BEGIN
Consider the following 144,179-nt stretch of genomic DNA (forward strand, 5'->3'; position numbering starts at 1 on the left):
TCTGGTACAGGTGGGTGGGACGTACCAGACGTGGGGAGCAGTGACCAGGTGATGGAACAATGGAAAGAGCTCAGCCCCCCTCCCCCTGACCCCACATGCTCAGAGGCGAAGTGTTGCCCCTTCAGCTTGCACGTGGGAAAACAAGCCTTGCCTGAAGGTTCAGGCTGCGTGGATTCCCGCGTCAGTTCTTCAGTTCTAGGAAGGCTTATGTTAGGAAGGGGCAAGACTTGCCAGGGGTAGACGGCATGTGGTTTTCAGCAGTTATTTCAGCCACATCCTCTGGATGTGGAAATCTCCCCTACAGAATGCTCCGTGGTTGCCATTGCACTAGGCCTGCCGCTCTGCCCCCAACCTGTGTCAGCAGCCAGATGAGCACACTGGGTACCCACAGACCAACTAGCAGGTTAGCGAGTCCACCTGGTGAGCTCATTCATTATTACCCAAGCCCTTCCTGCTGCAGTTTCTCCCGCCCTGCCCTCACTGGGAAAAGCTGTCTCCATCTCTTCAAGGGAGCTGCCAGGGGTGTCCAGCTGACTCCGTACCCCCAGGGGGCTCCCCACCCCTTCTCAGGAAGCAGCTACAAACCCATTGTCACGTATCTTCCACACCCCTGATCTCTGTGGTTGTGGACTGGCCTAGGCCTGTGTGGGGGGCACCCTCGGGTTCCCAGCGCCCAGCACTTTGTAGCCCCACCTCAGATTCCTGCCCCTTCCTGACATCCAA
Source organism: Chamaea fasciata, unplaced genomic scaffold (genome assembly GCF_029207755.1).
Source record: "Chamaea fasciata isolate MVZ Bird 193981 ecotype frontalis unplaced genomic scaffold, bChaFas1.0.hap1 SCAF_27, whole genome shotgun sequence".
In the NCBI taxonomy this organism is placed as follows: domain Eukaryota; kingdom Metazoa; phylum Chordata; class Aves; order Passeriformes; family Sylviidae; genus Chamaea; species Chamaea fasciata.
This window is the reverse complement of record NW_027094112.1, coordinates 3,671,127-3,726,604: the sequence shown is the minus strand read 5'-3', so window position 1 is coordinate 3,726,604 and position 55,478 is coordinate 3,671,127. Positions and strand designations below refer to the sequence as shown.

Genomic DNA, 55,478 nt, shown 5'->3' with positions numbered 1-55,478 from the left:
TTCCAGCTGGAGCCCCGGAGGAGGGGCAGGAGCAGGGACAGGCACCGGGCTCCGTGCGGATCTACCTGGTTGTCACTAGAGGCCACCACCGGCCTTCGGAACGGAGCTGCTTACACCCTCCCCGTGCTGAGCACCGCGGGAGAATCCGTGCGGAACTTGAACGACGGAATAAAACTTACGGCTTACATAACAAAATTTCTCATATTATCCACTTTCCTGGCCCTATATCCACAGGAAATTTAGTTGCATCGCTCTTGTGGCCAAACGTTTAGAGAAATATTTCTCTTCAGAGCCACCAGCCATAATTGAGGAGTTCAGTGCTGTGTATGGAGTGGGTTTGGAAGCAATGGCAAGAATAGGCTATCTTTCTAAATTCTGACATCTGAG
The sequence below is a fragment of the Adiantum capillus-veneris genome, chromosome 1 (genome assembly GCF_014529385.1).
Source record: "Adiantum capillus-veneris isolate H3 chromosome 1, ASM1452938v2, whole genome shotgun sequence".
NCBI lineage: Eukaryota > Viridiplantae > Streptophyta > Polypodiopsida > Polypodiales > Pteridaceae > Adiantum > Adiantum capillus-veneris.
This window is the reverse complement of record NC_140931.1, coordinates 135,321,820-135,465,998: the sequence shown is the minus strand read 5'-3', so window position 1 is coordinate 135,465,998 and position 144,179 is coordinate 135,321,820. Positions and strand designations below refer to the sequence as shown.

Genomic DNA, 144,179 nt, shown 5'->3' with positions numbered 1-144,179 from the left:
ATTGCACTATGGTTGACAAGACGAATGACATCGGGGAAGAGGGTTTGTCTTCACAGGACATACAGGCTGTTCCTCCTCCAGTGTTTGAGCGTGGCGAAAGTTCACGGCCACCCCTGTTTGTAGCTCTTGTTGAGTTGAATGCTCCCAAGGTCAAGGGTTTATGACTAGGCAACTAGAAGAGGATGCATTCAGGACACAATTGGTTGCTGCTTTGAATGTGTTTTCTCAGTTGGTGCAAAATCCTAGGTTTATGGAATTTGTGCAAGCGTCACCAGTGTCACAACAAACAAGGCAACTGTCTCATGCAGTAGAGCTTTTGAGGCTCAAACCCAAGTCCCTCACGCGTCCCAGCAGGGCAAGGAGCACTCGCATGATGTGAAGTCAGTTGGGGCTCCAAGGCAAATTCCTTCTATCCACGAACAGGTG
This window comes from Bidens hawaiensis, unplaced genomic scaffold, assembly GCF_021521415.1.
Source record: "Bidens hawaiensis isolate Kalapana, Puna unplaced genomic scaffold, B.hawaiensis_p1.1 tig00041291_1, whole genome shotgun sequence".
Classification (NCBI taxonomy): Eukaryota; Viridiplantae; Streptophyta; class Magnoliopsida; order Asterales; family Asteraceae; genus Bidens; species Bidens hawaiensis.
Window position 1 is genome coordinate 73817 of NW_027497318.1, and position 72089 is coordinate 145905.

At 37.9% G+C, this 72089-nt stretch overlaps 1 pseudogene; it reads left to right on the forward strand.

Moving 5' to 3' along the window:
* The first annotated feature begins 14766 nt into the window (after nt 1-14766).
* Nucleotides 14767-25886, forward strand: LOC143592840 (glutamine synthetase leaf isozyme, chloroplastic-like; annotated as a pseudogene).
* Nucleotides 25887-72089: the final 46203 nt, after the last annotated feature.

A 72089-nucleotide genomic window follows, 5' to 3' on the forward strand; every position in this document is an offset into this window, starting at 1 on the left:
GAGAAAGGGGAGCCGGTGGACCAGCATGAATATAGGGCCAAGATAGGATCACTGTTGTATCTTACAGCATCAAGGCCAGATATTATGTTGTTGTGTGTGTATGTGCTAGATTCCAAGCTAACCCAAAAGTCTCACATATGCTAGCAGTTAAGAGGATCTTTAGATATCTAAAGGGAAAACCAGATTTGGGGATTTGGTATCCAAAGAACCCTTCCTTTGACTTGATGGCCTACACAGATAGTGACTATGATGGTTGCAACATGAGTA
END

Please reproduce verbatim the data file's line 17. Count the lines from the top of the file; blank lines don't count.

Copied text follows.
Classification (NCBI taxonomy): Eukaryota; Viridiplantae; Streptophyta; class Magnoliopsida; order Asterales; family Asteraceae; genus Bidens; species Bidens hawaiensis.